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HIV Risk-Related Attitudes, Interpersonal Influences, and Intentions Among At-Risk Urban, Early Adolescent Girls

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Objective : To examine correlates of sexual experimentation and risk among urban, early adolescent girls (N = 236, 12.38 1.2 years).

Methods : Measures of HIV risk-related attitudes, interpersonal influences, and intentions were compared based on girls' degree of sexual experimentation and risk.

Results : Girls in high sexual experimentation and risk groups scored highest on deviant peer norms; endorsements of risky behaviors; and inability to refuse unprotected sex, offset negative partner influences, avoid intercourse, and assert sexual desires. Greater experimentation occurred among girls with older versus same-age or younger partners.

Conclusions : Risk correlates should be considered in designing HIV prevention programs.
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Keywords: HIV infection risks; early adolescent females; psychosocial influences

Document Type: Research Article

Affiliations: 1 Associate Research Scientist, Columbia University School of Social Work, New York, NY.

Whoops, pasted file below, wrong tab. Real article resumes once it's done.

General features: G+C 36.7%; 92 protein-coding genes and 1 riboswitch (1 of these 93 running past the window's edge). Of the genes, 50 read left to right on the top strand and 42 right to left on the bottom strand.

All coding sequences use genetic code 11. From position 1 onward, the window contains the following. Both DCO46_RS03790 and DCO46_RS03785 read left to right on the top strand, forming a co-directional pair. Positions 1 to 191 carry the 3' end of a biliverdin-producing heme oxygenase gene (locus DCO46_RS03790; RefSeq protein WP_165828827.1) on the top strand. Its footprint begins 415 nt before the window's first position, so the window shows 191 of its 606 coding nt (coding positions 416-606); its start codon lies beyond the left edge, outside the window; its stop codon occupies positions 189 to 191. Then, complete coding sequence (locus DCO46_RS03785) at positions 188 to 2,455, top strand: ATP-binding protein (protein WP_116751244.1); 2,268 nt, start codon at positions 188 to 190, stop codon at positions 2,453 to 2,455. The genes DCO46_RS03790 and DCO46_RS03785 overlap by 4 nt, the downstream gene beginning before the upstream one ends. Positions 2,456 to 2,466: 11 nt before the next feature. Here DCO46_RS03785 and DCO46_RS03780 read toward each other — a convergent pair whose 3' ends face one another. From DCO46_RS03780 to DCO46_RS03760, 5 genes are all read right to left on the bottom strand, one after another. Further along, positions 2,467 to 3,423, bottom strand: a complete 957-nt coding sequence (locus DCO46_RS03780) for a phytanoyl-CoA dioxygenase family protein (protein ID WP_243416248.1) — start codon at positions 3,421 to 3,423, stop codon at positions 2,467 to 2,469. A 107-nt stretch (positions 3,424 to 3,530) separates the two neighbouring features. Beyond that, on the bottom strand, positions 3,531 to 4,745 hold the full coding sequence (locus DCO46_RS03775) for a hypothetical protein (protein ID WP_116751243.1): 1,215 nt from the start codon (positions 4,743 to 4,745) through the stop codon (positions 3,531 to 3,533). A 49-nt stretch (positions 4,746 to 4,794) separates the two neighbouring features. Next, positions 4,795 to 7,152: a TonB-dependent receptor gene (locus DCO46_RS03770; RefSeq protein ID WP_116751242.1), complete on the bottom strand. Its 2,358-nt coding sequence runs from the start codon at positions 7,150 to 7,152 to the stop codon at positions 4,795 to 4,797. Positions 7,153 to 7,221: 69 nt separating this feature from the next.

Publication date: 2008-09-01

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  • The American Journal of Health Behavior seeks to improve the quality of life through multidisciplinary health efforts in fostering a better understanding of the multidimensional nature of both individuals and social systems as they relate to health behaviors.

    The Journal aims to provide a comprehensive understanding of the impact of personal attributes, personality characteristics, behavior patterns, social structure, and processes on health maintenance, health restoration, and health improvement; to disseminate knowledge of holistic, multidisciplinary approaches to designing and implementing effective health programs; and to showcase health behavior analysis skills that have been proven to affect health improvement and recovery.

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